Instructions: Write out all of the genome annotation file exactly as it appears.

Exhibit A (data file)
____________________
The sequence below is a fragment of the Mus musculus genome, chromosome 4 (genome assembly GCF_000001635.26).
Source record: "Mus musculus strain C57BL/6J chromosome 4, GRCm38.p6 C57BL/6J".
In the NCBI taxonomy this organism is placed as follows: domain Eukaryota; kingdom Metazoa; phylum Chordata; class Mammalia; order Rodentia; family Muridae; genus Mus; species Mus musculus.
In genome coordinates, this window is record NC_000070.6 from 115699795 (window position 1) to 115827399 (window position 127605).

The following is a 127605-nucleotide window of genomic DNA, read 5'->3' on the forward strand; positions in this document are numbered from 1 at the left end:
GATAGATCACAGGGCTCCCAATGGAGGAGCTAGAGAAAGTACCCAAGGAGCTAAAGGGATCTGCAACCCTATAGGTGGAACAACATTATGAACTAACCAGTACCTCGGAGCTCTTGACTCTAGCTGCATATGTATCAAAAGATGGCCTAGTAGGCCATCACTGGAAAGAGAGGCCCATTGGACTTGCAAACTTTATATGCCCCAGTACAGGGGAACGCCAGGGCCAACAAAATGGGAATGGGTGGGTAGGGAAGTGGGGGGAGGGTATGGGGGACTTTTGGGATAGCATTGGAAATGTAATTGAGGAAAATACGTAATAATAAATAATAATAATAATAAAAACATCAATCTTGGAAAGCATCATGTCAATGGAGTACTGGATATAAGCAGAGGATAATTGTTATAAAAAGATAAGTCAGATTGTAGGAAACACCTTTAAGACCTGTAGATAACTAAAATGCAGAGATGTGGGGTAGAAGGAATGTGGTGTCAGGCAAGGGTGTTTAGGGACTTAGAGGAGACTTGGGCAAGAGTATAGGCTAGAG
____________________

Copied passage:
The sequence below is a fragment of the Mus musculus genome, chromosome 4 (genome assembly GCF_000001635.26).
Source record: "Mus musculus strain C57BL/6J chromosome 4, GRCm38.p6 C57BL/6J".
In the NCBI taxonomy this organism is placed as follows: domain Eukaryota; kingdom Metazoa; phylum Chordata; class Mammalia; order Rodentia; family Muridae; genus Mus; species Mus musculus.
In genome coordinates, this window is record NC_000070.6 from 115699795 (window position 1) to 115827399 (window position 127605).

The following is a 127605-nucleotide window of genomic DNA, read 5'->3' on the forward strand; positions in this document are numbered from 1 at the left end:
GATAGATCACAGGGCTCCCAATGGAGGAGCTAGAGAAAGTACCCAAGGAGCTAAAGGGATCTGCAACCCTATAGGTGGAACAACATTATGAACTAACCAGTACCTCGGAGCTCTTGACTCTAGCTGCATATGTATCAAAAGATGGCCTAGTAGGCCATCACTGGAAAGAGAGGCCCATTGGACTTGCAAACTTTATATGCCCCAGTACAGGGGAACGCCAGGGCCAACAAAATGGGAATGGGTGGGTAGGGAAGTGGGGGGAGGGTATGGGGGACTTTTGGGATAGCATTGGAAATGTAATTGAGGAAAATACGTAATAATAAATAATAATAATAATAAAAACATCAATCTTGGAAAGCATCATGTCAATGGAGTACTGGATATAAGCAGAGGATAATTGTTATAAAAAGATAAGTCAGATTGTAGGAAACACCTTTAAGACCTGTAGATAACTAAAATGCAGAGATGTGGGGTAGAAGGAATGTGGTGTCAGGCAAGGGTGTTTAGGGACTTAGAGGAGACTTGGGCAAGAGTATAGGCTAGAG